purposes, a high cis structure of the center :block-is desirable particularly when employingisoprene. This is achieved by polymerization in the presence of non-polar- If a more branchedstructure is desired, more or less polar solvents such 'as tetrahydrofuran and the i like may be present; Thus, lithium based catalysts such as lithium'metal, alkyl lithiums and dilithium initiators solvents.

may be employed. Butyl lithium and other: alkyl lithiums dichloro benzene orwith a divinyl arene such as divinyl benzene to. form a coupled polymer; wherein the center.

block comprises a coupled elastomeric block.

The block copolymers forming an essential component of the present invention may be modified if desired by hydrogenation which may be either, partial or complete. 7 Selected iconditions may be employed for example to hydrogenate the elastomeric clienecentcr :block while not so modifying the vinyl arene polymer blocks. Other conditions may be chosen to hydrogenate substantially uniformly along the polymer chain, both the elastomeric and non-elastomeric blocks thereof being hydrogenated to practically the same extent, which may be either partial or complete. The hydrogenation of the block copolymer may change its compatability with the extender oils and thus broaden out the type of oil which may be employed in these compositions.

The compositions may be modified, if desired, with such materials as antioxidants and stabilizers. These include stabilizers for protection of both the diene center blocks and the non-elastomeric terminal blocks. Com binations of stabilizers are often more effective, due to the different mechanisms of degradation to which each of these types of blocks is subject. Certain hindered phenols, organo-metallic compounds, aromatic amines and sulfur compounds are useful for this purpose. Especially effective types of these materials includes the following:

(1,) Benzotbiazoles, such as 2-(dialkyl-hydroxybenzylthio benzothiazoles,

(2.) Esters of hydroxybenzyl alcohols, such as benzoates,

phthalates, stearates, adipates or acrylates of 3,5-dialkyl- 4-hydroxybenzyl alcohols,

(3) Stannous phenyl catecholates,

(4) Zinc dialkyl dithiocarbamates,

(5) Alkyl phenols, e.g., '2,6-di-tert-butyl-4-methyl phenol.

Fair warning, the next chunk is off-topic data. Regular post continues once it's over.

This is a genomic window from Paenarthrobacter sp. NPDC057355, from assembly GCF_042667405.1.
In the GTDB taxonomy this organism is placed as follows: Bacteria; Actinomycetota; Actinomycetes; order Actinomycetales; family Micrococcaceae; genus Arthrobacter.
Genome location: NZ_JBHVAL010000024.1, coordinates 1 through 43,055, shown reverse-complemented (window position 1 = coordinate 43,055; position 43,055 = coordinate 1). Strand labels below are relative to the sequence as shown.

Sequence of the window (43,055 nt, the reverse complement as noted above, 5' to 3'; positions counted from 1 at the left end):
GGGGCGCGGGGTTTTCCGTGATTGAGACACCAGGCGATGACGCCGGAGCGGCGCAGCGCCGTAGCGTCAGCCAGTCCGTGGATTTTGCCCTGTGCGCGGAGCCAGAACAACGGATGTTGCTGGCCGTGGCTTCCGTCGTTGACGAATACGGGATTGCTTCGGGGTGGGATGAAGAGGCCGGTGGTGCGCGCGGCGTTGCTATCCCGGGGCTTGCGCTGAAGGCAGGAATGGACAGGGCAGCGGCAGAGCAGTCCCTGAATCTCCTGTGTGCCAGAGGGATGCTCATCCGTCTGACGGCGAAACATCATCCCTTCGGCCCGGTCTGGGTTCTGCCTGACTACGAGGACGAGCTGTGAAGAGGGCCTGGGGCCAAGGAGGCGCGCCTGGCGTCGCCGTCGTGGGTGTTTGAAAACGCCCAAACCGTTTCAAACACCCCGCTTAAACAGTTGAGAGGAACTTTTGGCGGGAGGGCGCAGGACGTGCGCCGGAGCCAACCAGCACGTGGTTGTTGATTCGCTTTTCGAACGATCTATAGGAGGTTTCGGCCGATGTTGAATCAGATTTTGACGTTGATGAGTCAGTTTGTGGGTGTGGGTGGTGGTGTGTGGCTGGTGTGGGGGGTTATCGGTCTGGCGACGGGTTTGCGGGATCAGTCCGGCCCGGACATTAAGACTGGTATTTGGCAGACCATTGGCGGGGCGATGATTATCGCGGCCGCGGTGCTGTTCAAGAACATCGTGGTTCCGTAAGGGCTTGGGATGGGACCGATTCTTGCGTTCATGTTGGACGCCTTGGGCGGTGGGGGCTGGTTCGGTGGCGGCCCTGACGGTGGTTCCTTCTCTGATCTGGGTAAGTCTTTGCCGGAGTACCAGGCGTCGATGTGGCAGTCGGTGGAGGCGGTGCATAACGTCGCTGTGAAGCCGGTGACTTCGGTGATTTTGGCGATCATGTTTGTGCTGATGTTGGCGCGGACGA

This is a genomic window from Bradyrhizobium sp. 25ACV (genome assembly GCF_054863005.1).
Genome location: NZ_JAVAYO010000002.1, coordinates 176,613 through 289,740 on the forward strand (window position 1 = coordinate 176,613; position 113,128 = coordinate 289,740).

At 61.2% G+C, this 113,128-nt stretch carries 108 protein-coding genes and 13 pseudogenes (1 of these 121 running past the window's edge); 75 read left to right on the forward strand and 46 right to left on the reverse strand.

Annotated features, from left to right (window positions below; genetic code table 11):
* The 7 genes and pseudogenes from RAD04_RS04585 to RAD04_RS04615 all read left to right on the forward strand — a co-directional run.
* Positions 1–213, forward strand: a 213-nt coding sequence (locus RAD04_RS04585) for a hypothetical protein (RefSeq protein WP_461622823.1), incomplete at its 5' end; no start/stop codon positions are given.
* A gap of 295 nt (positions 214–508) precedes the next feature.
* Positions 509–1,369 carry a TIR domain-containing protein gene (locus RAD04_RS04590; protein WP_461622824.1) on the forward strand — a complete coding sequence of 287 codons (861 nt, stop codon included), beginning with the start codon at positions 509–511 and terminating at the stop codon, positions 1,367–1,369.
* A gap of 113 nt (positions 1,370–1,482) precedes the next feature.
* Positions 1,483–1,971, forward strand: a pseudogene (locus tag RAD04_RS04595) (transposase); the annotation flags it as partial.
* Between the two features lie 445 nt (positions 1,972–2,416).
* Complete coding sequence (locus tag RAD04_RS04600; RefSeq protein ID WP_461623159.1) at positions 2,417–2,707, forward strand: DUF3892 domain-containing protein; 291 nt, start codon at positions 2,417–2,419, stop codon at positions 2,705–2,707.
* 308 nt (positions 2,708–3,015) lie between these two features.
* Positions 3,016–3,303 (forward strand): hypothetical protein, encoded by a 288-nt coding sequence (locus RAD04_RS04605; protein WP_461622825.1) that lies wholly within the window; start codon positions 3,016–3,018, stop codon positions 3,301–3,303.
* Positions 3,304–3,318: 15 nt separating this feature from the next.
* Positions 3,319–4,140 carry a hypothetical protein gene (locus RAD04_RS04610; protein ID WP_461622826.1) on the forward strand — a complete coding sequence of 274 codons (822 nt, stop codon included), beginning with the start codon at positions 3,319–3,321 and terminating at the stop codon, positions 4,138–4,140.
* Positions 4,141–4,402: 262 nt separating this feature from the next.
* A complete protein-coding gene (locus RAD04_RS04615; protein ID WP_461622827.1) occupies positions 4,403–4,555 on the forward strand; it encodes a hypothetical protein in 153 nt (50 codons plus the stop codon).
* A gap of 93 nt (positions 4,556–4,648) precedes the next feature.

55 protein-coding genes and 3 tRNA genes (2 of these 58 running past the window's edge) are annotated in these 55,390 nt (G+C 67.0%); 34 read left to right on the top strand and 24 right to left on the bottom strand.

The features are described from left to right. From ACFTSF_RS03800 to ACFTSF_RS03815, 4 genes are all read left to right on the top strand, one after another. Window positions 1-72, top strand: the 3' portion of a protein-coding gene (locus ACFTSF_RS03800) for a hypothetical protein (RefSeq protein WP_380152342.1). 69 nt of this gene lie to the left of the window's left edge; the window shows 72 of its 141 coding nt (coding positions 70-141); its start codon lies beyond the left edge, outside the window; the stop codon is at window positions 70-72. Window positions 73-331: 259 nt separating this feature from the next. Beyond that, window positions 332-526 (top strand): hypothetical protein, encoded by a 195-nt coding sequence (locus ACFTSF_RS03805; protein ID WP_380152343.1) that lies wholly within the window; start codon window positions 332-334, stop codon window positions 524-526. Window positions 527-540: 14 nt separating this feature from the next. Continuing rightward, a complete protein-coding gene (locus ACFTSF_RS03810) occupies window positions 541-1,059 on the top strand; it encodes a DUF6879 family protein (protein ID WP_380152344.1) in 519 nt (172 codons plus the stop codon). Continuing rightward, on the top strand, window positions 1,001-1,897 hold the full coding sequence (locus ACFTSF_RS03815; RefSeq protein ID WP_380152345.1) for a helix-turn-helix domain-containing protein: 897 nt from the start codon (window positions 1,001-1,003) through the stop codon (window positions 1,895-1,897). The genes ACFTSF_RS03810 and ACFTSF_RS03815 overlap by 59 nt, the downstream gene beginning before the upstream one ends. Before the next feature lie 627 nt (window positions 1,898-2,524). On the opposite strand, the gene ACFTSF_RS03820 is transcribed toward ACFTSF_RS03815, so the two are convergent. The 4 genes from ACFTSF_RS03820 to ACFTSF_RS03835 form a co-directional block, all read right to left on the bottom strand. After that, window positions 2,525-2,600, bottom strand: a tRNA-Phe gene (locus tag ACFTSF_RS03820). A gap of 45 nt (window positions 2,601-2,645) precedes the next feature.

While the block copolymers comprise the principal and sometimes sole elastomeric component of these adhesive PROPERTIES OF The extender oils employed together with the tackifying resins and block copolymers have the chief advantage of substantially reducing the cost of the composition while improving tack and flexibility without any material degradation in other properties thereof. The oils must be chosen with care to coordinate with the block copolymer relative to the compatability with the several polymer blocks present therein. As stated hereinbefore, the oil should be one which is substantially compatible with homopolymers of conjugated dienes but which is substantially incompatible with homopolymers of the nonelastic (thermoplastic) terminal blocks. Compatibility can be determined by the following type of test:

An oil to be tested is mixed in several proportions (e.g., 5, 50, 100 phr.) with the type of block copolymer of interest in a volatile mutual solvent, for example, toluene. A thin film is cast by spreading the solution evenly on a glass surface and allowing the solvent, toluene, to evaporate over a period of 16-24 hours at ambient temperature. Suitability of the oil for use as an extender is judged by the tensile strengths of the oil-containing polymer films determined in pounds per square inch by an appropriate testing instrument and by the appearance of the film surface. Excessive compatibility with the terminal polymer segments will cause severe loss of tensile strength, greater than that resulting from simple dilution of the polymer. Excessive incompatibility will be evidenced by diffusion of the oil to the film surface.

Table I, which follows, gives properties of typical extender oils suitable for use in the present invention.